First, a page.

The 20th Annual Satellite Awards will be held on February 21, 2016 in Century City, CA.


December 1, 2015   Gallery, Public Appearances 0 Comment

I have updated the gallery with 17 High Quality photos of Benicio and Will Smith attending Variety Studio: Actors On Actors on November 15.


December 1, 2015   Gallery, Public Appearances 0 Comment

I have updated the gallery with 12 High Quality photos of Benicio attending The Contenders Presented By Deadline on November 07.


November 29, 2015   Interview 0 Comment

001The ‘Traffic’ Oscar winner discusses his journey from Puerto Rico to Hollywood, the lack of rhyme and reason about big screen success and why he’s drawn to stories about the war on drugs.

“You’re forcing me to look back,” says Benicio Del Toro, once of the most highly regarded actors of his generation, as we sit down to talk about his remarkable life, work and latest film — Denis Villeneuve’s acclaimed film Sicario, in which he plays a mysterious figure operating in the shadows of the war on drugs — for the 14th episode of THR’s ‘Awards Chatter’ podcast. He adds, in a voice that is unexpectedly soft-spoken, “And when I look back, I can’t believe it.”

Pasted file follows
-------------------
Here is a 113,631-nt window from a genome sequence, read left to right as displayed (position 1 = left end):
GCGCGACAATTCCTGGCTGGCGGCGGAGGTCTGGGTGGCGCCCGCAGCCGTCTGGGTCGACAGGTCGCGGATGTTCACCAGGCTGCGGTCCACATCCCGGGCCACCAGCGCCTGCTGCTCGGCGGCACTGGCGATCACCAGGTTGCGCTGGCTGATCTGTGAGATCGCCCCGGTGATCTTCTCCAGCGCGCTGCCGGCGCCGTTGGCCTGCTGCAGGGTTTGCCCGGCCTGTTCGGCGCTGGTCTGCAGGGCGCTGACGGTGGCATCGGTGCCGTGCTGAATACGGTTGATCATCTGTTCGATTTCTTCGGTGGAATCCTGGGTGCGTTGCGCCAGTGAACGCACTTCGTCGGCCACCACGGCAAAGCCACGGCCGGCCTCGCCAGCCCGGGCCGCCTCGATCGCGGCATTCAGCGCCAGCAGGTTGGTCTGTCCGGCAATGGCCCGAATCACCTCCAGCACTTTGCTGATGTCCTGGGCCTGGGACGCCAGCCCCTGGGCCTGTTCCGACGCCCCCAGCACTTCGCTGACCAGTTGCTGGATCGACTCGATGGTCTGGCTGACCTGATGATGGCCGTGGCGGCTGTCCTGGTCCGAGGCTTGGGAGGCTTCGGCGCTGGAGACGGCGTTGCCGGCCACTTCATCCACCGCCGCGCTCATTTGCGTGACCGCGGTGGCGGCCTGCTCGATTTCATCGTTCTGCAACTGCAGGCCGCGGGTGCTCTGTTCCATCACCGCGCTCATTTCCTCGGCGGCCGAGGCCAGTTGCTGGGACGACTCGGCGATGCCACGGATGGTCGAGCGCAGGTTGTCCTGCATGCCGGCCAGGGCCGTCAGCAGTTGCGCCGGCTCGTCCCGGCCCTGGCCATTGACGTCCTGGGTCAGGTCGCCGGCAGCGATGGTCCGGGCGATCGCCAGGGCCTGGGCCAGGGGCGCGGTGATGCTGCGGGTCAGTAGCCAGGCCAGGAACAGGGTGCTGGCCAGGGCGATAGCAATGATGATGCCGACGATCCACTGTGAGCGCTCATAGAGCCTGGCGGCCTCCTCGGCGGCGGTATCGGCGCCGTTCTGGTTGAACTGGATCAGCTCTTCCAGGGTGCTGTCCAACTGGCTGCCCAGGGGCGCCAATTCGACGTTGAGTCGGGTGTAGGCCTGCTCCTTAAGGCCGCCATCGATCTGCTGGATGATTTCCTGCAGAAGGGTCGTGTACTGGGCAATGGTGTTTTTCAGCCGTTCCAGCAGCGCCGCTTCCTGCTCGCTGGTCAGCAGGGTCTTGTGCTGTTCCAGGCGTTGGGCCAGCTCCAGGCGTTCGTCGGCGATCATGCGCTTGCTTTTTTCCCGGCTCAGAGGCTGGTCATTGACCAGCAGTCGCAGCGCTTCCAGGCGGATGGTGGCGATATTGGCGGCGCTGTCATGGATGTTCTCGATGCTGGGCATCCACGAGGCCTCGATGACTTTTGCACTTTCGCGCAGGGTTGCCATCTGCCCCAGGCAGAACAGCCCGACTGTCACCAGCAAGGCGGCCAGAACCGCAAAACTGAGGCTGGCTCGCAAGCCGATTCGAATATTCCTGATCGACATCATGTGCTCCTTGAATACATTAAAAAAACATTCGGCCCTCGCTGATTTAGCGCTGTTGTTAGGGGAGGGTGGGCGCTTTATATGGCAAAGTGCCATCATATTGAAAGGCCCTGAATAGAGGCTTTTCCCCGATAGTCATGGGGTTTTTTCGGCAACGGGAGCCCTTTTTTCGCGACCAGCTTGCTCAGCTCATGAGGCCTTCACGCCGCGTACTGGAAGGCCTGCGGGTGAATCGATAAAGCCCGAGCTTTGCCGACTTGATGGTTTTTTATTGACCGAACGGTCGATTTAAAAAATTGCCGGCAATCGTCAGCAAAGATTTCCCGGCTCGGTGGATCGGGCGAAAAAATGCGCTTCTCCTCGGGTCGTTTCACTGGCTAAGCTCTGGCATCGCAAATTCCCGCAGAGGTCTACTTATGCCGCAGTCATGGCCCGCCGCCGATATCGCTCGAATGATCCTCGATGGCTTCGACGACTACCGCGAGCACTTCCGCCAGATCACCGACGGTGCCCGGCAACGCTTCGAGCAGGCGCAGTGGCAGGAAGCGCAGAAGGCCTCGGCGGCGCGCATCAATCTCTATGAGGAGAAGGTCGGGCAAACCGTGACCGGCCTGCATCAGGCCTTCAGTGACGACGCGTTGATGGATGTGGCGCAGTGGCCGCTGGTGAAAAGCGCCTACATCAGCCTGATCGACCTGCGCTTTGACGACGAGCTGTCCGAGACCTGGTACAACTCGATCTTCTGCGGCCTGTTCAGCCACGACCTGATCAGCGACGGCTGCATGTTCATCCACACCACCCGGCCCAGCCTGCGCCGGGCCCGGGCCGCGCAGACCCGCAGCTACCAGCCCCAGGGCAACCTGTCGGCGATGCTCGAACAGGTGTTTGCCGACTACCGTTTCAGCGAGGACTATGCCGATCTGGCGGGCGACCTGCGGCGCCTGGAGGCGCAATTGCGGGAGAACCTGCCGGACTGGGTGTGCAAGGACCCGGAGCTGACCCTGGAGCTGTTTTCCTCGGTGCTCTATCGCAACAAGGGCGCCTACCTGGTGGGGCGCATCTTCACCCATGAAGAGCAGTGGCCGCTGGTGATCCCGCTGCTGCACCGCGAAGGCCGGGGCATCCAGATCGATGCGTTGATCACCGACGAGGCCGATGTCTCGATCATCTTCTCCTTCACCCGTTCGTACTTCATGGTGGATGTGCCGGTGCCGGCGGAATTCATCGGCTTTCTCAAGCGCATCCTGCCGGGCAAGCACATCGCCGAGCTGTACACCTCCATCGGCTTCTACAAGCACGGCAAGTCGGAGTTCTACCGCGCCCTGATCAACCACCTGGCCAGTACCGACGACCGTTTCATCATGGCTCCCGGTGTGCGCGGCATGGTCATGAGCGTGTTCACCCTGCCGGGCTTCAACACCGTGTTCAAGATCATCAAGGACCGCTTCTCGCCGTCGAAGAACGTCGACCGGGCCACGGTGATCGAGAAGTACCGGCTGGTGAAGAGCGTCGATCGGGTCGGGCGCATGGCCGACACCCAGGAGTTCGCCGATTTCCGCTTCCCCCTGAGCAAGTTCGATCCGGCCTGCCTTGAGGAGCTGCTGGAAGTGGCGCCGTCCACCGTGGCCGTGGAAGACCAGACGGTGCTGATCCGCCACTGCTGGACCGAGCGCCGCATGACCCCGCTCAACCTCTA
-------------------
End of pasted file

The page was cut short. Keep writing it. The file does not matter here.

The 48-year-old, who won the best supporting actor Oscar for Steven Soderbergh’s Traffic (2000), is once again in serious contention for it, this time for Sicario. He has collected some of the best notices of his career ever since the film premiered at Cannes in May and began rolling out in September. And while the Puerto Rican-born thesp, who wound up moving to mainland America and studying with Stella Adler, clearly is happy about the response, he also has a tendency to be guarded, having experienced more ups and downs in his career than most.